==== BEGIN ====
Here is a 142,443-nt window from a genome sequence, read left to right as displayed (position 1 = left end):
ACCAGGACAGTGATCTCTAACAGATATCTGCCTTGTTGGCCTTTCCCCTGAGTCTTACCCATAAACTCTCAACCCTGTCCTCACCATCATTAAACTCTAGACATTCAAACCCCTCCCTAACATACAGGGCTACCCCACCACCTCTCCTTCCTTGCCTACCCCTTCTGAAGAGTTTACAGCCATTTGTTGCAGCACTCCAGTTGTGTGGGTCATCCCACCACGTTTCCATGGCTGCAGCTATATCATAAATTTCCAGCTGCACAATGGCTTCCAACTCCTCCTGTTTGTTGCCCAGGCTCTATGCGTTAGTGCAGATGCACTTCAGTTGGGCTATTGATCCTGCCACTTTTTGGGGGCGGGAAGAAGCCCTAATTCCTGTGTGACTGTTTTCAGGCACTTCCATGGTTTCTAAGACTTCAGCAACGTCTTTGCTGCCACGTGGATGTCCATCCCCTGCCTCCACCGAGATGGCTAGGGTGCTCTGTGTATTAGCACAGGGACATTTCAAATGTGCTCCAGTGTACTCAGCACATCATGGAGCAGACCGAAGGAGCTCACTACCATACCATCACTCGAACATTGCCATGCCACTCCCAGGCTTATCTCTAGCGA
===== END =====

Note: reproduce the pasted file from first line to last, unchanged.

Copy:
Here is a 142,443-nt window from a genome sequence, read left to right as displayed (position 1 = left end):
ACCAGGACAGTGATCTCTAACAGATATCTGCCTTGTTGGCCTTTCCCCTGAGTCTTACCCATAAACTCTCAACCCTGTCCTCACCATCATTAAACTCTAGACATTCAAACCCCTCCCTAACATACAGGGCTACCCCACCACCTCTCCTTCCTTGCCTACCCCTTCTGAAGAGTTTACAGCCATTTGTTGCAGCACTCCAGTTGTGTGGGTCATCCCACCACGTTTCCATGGCTGCAGCTATATCATAAATTTCCAGCTGCACAATGGCTTCCAACTCCTCCTGTTTGTTGCCCAGGCTCTATGCGTTAGTGCAGATGCACTTCAGTTGGGCTATTGATCCTGCCACTTTTTGGGGGCGGGAAGAAGCCCTAATTCCTGTGTGACTGTTTTCAGGCACTTCCATGGTTTCTAAGACTTCAGCAACGTCTTTGCTGCCACGTGGATGTCCATCCCCTGCCTCCACCGAGATGGCTAGGGTGCTCTGTGTATTAGCACAGGGACATTTCAAATGTGCTCCAGTGTACTCAGCACATCATGGAGCAGACCGAAGGAGCTCACTACCATACCATCACTCGAACATTGCCATGCCACTCCCAGGCTTATCTCTAGCGA